My Lords, as the noble Lord, Lord Polwarth, said, I feel obliged at this late stage of the Bill to object to so many Scottish Amendments coming up at such short notice on so complicated a subject, much of it very highly legal and technical in its aspect. I have used the time that has elapsed between Report stage and to-day to make inquiries in Scotland as to the effects of these Amendments and about the way in which they have been received by the main agricultural interests. The noble Lord will be glad when I say that nothing that I have been told—with one exception, which is the subject of an Amendment that I have tabled—has given me any cause to believe that I should oppose any of these Amendments that have been re-tabled by the Government to-day.
However, the noble Earl, Lord Kinnoull, spoke to me early this afternoon about this Amendment, and said that he feared he would not be present when we reached it. If he had been here, he would have asked (I may be wrong, but I think this arose from discussions he has had with the Law Society) why in this widening definition a liferenter has been excluded. I do not know whether in fact a person who holds the liferent of a property which is affected under Clause 1 would benefit if liferenters were not specifically mentioned. Perhaps the noble Lord can say what is the position of a person who holds a liferent of a property in Scotland and who is affected under provisions where other people are being given protection.
§ LORD POLWARTH
My Lords, the noble Earl, Lord Kinnoull, did indeed inquire of me earlier about this point. I have made inquiries and, as I understand it, the reason for the exclusion of a life-renter as such is that a liferenter does not have a realisable interest which could be depreciated as a result of the use of public works. On the other hand, a crofter, or one of the other specified categories here, is entitled on renouncing his tenancy to receive compensation for his buildings, and this compensation is what could be depreciated by the use of public works. As I understand it, where there is a liferent it is the trustees who will be entitled to receive compensation, 321 not the liferenter direct; and presumably the liferenter would benefit through the fact of the assets of the trust being added to by this compensation. I understand that that is the position.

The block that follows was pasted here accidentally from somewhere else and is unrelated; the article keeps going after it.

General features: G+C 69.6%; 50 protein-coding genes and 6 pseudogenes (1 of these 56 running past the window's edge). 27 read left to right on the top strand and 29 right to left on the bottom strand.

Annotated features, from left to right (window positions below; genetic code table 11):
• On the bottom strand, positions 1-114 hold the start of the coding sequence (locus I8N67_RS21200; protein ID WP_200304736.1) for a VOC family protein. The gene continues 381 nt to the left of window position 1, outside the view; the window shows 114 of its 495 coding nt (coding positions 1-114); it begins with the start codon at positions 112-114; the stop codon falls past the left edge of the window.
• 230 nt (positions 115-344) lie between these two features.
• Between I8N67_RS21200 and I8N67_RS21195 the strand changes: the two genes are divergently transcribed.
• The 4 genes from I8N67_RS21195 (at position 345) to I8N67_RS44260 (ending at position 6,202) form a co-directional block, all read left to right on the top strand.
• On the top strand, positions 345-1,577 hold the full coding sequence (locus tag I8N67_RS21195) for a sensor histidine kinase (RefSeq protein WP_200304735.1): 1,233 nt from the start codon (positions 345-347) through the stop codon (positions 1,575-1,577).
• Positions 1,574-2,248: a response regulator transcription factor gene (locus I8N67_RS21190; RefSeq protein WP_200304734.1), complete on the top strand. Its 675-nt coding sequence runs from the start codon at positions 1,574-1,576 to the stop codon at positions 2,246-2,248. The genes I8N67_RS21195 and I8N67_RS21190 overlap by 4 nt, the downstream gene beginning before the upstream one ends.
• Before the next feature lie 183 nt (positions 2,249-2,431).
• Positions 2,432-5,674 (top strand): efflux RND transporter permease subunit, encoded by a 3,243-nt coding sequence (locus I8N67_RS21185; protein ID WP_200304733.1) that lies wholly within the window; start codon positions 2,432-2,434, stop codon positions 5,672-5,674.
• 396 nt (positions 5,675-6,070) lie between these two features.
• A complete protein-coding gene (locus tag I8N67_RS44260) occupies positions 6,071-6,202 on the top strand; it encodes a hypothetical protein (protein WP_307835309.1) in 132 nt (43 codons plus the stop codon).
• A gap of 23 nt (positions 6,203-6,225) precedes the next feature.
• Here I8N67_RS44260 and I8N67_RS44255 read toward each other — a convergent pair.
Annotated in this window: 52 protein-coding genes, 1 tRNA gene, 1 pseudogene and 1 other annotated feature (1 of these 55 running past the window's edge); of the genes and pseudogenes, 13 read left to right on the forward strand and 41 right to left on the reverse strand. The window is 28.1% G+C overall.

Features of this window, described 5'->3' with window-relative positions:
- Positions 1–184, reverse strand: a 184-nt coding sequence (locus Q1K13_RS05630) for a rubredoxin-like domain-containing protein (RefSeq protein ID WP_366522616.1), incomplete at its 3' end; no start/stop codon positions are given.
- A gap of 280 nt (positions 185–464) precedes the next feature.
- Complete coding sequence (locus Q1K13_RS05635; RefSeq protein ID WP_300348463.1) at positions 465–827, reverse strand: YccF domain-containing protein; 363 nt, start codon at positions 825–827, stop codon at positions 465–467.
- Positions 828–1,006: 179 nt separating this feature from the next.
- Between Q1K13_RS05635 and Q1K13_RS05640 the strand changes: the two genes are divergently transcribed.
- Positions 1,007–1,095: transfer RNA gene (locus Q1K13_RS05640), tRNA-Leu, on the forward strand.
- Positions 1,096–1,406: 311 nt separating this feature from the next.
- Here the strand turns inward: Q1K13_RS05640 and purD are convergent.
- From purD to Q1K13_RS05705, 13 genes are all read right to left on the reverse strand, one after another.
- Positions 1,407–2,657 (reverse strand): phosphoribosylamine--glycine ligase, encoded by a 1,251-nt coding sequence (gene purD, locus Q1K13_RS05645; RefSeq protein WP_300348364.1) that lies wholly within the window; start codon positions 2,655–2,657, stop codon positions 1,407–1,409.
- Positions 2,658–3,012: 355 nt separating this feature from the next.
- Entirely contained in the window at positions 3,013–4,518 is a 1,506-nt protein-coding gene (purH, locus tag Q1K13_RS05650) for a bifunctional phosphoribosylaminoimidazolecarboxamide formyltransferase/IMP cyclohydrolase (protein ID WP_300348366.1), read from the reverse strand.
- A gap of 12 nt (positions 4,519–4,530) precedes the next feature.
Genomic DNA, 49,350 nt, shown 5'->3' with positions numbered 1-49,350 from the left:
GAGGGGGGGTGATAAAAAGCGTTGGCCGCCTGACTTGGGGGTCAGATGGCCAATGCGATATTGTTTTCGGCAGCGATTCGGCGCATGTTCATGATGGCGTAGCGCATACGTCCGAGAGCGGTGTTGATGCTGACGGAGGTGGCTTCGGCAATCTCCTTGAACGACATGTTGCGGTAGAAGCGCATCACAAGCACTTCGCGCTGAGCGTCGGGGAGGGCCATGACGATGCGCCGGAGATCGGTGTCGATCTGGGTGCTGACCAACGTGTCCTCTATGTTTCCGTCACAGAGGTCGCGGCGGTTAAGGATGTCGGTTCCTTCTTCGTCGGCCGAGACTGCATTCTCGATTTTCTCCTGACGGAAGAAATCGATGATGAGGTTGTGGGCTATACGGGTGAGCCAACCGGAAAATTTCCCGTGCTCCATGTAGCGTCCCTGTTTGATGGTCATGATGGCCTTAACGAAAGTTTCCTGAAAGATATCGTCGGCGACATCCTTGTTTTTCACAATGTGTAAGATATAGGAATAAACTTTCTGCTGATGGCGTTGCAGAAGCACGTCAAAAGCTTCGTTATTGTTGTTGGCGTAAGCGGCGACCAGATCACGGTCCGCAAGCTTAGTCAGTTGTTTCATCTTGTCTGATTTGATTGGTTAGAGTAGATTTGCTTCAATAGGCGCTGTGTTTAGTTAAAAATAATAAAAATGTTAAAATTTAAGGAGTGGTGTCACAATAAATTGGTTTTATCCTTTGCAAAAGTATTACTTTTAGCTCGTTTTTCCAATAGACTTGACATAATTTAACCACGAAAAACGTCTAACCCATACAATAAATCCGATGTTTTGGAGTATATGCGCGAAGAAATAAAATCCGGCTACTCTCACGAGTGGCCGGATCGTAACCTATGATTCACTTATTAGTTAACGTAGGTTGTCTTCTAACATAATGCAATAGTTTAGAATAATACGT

§ LORD HUGHES
My Lords, I thought that that might be the position, but can the noble Lord go a little further? He said, "as I understand it", but that is not the same as saying that the trustees will receive compensation and the liferenter will therefore benefit indirectly. Perhaps, even if it may be a little out of order, when the noble Lord can get specific information he will be able to say that the trustees will be in exactly the same position as any other owner. It is just possible that I have spoken sufficiently long out of order to enable the answer to be given.
§ LORD POLWARTH
My Lords. I am sorry to say that that is not the case. But I will certainly endeavour to obtain confirmation in time to give the noble Lord a reply at a suitable moment later on.
§ Amendment moved—
Page 3, line 45, at end insert ("and
(b) a crofter, a landholder, a statutory small tenant and a cottar in the land.").—(Lord Polwarth.)
§ LORD HUGHES
My Lords, it did not seem to me that anybody said anything. I heard no murmur of "Content" at all, and I certainly did not say "Not-Content". I think noble Lords ought to say something.
§ Clause 4 [Assessment of compensation: general provisions]:
LORD SANDFORD moved Amendment No. 3:
Page 5, line 43, after ("or") insert ("to a contract made after the relevant date").
§ The noble Lord said: My Lords, this is a drafting Amendment. As subsection (4)(c) stands, in cases of contracts for grant of a tenancy entered into before the relevant date there could be duplication of compensation because both parties to the contract would be entitled to 322 claim. A correction is required to secure that both could not, and the Amendment secures that the landlord's interest is valued subject to the contract for the tenancy. My Lords, I beg to move.
§ Clause 8 [Other restrictions on compensation]:
LORD SANDFORD moved Amendment No. 4:
Page 8, line 38, after ("by") insert ("the use of").
§ The noble Lord said: my Lords, this is another drafting Amendment. It ensures that the depreciation referred to in subsection (1) is depreciation caused by the use of the works (which is what Part I is all about) and not by other factors, such as the construction of the works. My Lords, I beg to move.